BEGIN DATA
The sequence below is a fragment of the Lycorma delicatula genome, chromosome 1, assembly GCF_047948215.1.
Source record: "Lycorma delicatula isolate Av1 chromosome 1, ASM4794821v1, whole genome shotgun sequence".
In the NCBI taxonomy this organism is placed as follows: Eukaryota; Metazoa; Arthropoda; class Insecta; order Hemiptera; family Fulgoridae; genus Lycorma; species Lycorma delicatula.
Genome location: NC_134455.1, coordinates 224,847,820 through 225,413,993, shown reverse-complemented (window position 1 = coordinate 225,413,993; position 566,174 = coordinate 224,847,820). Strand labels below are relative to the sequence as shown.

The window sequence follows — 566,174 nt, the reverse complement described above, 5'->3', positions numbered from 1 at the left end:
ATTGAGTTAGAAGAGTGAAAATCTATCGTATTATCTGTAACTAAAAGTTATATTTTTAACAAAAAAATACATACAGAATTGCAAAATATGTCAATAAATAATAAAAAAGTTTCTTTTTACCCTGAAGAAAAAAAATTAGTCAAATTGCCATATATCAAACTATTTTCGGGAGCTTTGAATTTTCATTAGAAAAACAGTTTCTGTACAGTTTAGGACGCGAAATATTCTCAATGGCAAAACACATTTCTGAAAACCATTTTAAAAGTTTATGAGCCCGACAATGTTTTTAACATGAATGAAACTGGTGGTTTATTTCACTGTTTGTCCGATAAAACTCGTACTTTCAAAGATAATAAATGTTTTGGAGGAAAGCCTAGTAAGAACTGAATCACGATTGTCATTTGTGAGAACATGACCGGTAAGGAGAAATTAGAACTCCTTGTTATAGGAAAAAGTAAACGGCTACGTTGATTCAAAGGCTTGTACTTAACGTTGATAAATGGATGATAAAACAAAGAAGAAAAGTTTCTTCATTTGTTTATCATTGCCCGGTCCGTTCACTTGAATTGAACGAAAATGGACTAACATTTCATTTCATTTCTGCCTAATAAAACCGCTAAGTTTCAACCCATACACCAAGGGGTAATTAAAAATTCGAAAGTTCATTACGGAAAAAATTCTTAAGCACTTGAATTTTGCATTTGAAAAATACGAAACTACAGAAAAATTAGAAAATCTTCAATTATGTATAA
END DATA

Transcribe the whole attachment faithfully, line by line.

The sequence below is a fragment of the Lycorma delicatula genome, chromosome 1, assembly GCF_047948215.1.
Source record: "Lycorma delicatula isolate Av1 chromosome 1, ASM4794821v1, whole genome shotgun sequence".
In the NCBI taxonomy this organism is placed as follows: Eukaryota; Metazoa; Arthropoda; class Insecta; order Hemiptera; family Fulgoridae; genus Lycorma; species Lycorma delicatula.
Genome location: NC_134455.1, coordinates 224,847,820 through 225,413,993, shown reverse-complemented (window position 1 = coordinate 225,413,993; position 566,174 = coordinate 224,847,820). Strand labels below are relative to the sequence as shown.

The window sequence follows — 566,174 nt, the reverse complement described above, 5'->3', positions numbered from 1 at the left end:
ATTGAGTTAGAAGAGTGAAAATCTATCGTATTATCTGTAACTAAAAGTTATATTTTTAACAAAAAAATACATACAGAATTGCAAAATATGTCAATAAATAATAAAAAAGTTTCTTTTTACCCTGAAGAAAAAAAATTAGTCAAATTGCCATATATCAAACTATTTTCGGGAGCTTTGAATTTTCATTAGAAAAACAGTTTCTGTACAGTTTAGGACGCGAAATATTCTCAATGGCAAAACACATTTCTGAAAACCATTTTAAAAGTTTATGAGCCCGACAATGTTTTTAACATGAATGAAACTGGTGGTTTATTTCACTGTTTGTCCGATAAAACTCGTACTTTCAAAGATAATAAATGTTTTGGAGGAAAGCCTAGTAAGAACTGAATCACGATTGTCATTTGTGAGAACATGACCGGTAAGGAGAAATTAGAACTCCTTGTTATAGGAAAAAGTAAACGGCTACGTTGATTCAAAGGCTTGTACTTAACGTTGATAAATGGATGATAAAACAAAGAAGAAAAGTTTCTTCATTTGTTTATCATTGCCCGGTCCGTTCACTTGAATTGAACGAAAATGGACTAACATTTCATTTCATTTCTGCCTAATAAAACCGCTAAGTTTCAACCCATACACCAAGGGGTAATTAAAAATTCGAAAGTTCATTACGGAAAAAATTCTTAAGCACTTGAATTTTGCATTTGAAAAATACGAAACTACAGAAAAATTAGAAAATCTTCAATTATGTATAA